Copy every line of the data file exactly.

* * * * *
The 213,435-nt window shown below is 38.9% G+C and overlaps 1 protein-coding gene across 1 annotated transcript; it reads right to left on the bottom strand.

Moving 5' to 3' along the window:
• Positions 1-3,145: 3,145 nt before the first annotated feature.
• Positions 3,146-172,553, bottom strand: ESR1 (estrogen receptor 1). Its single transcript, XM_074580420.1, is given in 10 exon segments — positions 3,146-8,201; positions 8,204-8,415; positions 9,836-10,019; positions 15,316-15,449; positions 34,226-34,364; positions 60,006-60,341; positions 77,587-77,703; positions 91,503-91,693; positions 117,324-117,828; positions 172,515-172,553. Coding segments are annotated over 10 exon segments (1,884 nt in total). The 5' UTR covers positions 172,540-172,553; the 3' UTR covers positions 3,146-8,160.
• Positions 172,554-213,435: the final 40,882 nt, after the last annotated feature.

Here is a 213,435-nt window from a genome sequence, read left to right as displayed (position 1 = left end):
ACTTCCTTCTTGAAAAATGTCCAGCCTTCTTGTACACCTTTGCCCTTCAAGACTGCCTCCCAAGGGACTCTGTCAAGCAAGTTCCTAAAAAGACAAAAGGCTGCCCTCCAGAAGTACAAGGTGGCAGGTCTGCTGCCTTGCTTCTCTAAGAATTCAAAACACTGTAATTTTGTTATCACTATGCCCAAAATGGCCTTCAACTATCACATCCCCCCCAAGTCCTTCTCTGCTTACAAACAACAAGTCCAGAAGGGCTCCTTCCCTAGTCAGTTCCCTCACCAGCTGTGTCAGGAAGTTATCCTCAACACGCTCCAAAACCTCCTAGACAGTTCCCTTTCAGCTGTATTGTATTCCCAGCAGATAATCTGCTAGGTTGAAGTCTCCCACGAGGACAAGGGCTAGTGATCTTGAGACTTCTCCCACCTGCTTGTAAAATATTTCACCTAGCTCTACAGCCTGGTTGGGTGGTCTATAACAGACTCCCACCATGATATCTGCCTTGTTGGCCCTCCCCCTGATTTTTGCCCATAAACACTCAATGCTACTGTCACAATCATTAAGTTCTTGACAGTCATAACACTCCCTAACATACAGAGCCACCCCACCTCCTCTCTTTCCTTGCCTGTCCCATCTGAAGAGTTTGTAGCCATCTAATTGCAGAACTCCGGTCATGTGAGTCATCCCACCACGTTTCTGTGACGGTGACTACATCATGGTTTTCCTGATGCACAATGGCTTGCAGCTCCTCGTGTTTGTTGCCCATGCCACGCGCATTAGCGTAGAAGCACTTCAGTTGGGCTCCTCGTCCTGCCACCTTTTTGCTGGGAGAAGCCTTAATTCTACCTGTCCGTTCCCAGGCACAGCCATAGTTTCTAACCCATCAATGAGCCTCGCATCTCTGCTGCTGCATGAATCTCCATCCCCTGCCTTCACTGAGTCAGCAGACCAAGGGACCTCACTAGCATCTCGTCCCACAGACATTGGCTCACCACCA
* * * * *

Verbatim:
The 213,435-nt window shown below is 38.9% G+C and overlaps 1 protein-coding gene across 1 annotated transcript; it reads right to left on the bottom strand.

Moving 5' to 3' along the window:
• Positions 1-3,145: 3,145 nt before the first annotated feature.
• Positions 3,146-172,553, bottom strand: ESR1 (estrogen receptor 1). Its single transcript, XM_074580420.1, is given in 10 exon segments — positions 3,146-8,201; positions 8,204-8,415; positions 9,836-10,019; positions 15,316-15,449; positions 34,226-34,364; positions 60,006-60,341; positions 77,587-77,703; positions 91,503-91,693; positions 117,324-117,828; positions 172,515-172,553. Coding segments are annotated over 10 exon segments (1,884 nt in total). The 5' UTR covers positions 172,540-172,553; the 3' UTR covers positions 3,146-8,160.
• Positions 172,554-213,435: the final 40,882 nt, after the last annotated feature.

Here is a 213,435-nt window from a genome sequence, read left to right as displayed (position 1 = left end):
ACTTCCTTCTTGAAAAATGTCCAGCCTTCTTGTACACCTTTGCCCTTCAAGACTGCCTCCCAAGGGACTCTGTCAAGCAAGTTCCTAAAAAGACAAAAGGCTGCCCTCCAGAAGTACAAGGTGGCAGGTCTGCTGCCTTGCTTCTCTAAGAATTCAAAACACTGTAATTTTGTTATCACTATGCCCAAAATGGCCTTCAACTATCACATCCCCCCCAAGTCCTTCTCTGCTTACAAACAACAAGTCCAGAAGGGCTCCTTCCCTAGTCAGTTCCCTCACCAGCTGTGTCAGGAAGTTATCCTCAACACGCTCCAAAACCTCCTAGACAGTTCCCTTTCAGCTGTATTGTATTCCCAGCAGATAATCTGCTAGGTTGAAGTCTCCCACGAGGACAAGGGCTAGTGATCTTGAGACTTCTCCCACCTGCTTGTAAAATATTTCACCTAGCTCTACAGCCTGGTTGGGTGGTCTATAACAGACTCCCACCATGATATCTGCCTTGTTGGCCCTCCCCCTGATTTTTGCCCATAAACACTCAATGCTACTGTCACAATCATTAAGTTCTTGACAGTCATAACACTCCCTAACATACAGAGCCACCCCACCTCCTCTCTTTCCTTGCCTGTCCCATCTGAAGAGTTTGTAGCCATCTAATTGCAGAACTCCGGTCATGTGAGTCATCCCACCACGTTTCTGTGACGGTGACTACATCATGGTTTTCCTGATGCACAATGGCTTGCAGCTCCTCGTGTTTGTTGCCCATGCCACGCGCATTAGCGTAGAAGCACTTCAGTTGGGCTCCTCGTCCTGCCACCTTTTTGCTGGGAGAAGCCTTAATTCTACCTGTCCGTTCCCAGGCACAGCCATAGTTTCTAACCCATCAATGAGCCTCGCATCTCTGCTGCTGCATGAATCTCCATCCCCTGCCTTCACTGAGTCAGCAGACCAAGGGACCTCACTAGCATCTCGTCCCACAGACATTGGCTCACCACCA